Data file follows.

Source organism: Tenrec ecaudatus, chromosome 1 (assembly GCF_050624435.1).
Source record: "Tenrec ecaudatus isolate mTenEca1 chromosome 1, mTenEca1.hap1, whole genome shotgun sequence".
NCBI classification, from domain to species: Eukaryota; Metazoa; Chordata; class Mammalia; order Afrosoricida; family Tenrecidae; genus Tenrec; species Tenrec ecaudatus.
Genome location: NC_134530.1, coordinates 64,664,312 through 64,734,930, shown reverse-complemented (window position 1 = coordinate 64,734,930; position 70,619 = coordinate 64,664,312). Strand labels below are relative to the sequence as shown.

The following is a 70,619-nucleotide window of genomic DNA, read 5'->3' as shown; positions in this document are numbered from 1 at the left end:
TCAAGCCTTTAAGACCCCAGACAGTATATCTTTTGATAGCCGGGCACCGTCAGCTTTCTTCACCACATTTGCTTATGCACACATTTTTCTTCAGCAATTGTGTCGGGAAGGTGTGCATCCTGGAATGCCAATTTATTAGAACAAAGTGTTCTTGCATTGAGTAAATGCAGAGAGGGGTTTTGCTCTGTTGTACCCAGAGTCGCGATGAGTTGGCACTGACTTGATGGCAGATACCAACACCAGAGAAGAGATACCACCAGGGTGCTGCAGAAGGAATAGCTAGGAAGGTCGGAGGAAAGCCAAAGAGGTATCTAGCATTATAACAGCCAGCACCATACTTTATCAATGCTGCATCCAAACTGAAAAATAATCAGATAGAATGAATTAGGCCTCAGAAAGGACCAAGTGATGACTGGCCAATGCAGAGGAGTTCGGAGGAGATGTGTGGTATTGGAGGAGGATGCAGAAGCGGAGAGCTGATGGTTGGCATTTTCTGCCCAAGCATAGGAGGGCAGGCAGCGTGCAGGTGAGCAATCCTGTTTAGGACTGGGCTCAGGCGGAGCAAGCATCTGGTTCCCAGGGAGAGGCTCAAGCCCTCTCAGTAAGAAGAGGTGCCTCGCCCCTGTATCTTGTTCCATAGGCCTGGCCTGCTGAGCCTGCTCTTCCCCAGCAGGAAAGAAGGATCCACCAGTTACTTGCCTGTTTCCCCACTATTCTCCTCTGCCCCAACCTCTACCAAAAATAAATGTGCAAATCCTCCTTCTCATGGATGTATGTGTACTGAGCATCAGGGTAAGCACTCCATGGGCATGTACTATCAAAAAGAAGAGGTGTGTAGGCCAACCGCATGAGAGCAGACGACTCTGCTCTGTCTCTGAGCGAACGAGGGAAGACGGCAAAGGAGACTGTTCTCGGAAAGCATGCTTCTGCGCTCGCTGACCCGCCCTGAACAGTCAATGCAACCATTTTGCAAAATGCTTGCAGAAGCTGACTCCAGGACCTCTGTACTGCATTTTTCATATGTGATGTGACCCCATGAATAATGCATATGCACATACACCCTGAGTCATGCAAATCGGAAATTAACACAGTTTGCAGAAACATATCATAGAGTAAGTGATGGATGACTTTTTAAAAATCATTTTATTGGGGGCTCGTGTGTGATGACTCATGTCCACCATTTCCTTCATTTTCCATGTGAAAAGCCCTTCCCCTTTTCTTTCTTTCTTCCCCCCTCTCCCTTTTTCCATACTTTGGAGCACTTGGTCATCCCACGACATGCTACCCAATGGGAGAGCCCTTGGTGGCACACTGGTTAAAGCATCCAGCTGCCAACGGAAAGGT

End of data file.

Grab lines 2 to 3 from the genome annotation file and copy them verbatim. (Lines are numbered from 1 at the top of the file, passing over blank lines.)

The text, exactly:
Source record: "Tenrec ecaudatus isolate mTenEca1 chromosome 1, mTenEca1.hap1, whole genome shotgun sequence".
NCBI classification, from domain to species: Eukaryota; Metazoa; Chordata; class Mammalia; order Afrosoricida; family Tenrecidae; genus Tenrec; species Tenrec ecaudatus.